This issue has been raised in the House many times. Our job is to make sure extensive protections are in place to ensure customers' contractual rights are not altered when loans are transferred from one financial organisation to another. That is what we will continue to do. It would not be appropriate for me to speculate on something in the media today.
I refer to an issue I have raised on a number of occasions about the housing crisis and the commitment given in A Programme for a Partnership Government to address it, that is, a voluntary relocation scheme under which people on housing lists or in high pressure areas would be offered the opportunity to relocate to towns and villages in which there is a surplus of accommodation. There should be a scheme to encourage people who wish to move, on a voluntary basis, to towns and villages and allow them to integrate into those societies. The Peter McVerry Trust is very interested in supporting people who would make that move by putting in place supports to help them. Does the Government intend to actively pursue putting in place such a voluntary relocation scheme?
I have been involved with the Peter McVerry Trust on schemes such as this, under which premises have been built or purchased and people who were homeless moved from other counties or cities to new areas successfully. I am not aware that there is a formal scheme to which local authorities can apply, but it something at which we have looked. I will check with the Minister for Housing, Planning and Local Government, Deputy Eoghan Murphy, and come back to the Deputy on the matter.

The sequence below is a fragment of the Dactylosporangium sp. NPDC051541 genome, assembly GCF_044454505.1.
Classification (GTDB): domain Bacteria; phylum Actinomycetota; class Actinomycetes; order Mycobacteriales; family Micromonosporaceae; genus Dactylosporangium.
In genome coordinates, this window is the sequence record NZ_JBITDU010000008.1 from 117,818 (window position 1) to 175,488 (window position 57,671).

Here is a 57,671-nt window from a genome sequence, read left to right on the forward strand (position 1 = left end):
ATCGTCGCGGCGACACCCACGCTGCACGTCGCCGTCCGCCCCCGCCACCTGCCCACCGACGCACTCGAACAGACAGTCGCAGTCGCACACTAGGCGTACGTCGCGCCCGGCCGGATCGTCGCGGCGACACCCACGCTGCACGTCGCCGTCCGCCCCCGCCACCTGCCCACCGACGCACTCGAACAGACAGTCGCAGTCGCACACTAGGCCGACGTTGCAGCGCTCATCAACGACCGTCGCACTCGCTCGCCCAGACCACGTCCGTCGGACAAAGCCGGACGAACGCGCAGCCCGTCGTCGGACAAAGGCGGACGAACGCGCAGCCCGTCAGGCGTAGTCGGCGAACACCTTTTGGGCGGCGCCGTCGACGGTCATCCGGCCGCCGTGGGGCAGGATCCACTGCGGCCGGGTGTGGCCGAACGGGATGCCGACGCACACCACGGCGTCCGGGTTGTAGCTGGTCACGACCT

This is a question for the Minister of State, Deputy Jim Daly. I refer to the promise to address homecare waiting lists. We know that 7,200 older people who have been approved for homecare packages are on waiting lists and being denied that right. We also know that many of those on waiting lists are in hospital and that the question of efficiency in hospitals is affected by this. The budget provided for the allocation of an additional 1 million hours, but that is less than one quarter of what is required to clear the waiting lists. How does the Government propose to address the remaining three quarters on waiting lists?
I thank the Deputy. The reality is that if we had four times the amount of money provided for in the budget, we would still not have the personnel required to deliver services. The figure for this year is €52 million. That is why I have committed to developing a statutory homecare scheme to be unveiled in January 2020. Next year the pilot statutory homecare scheme will begin. The only way we will address the waiting lists for home help is by having the scheme underpinned by statute, proper conditions for those who deliver the service, a centralised database to effectively manage the delivery of the service and a regulatory aspect. The statutory scheme is under Sláintecare and is committed to in 2021. In the meantime we have added 1 million home help hours in an attempt to alleviate the issues in hand.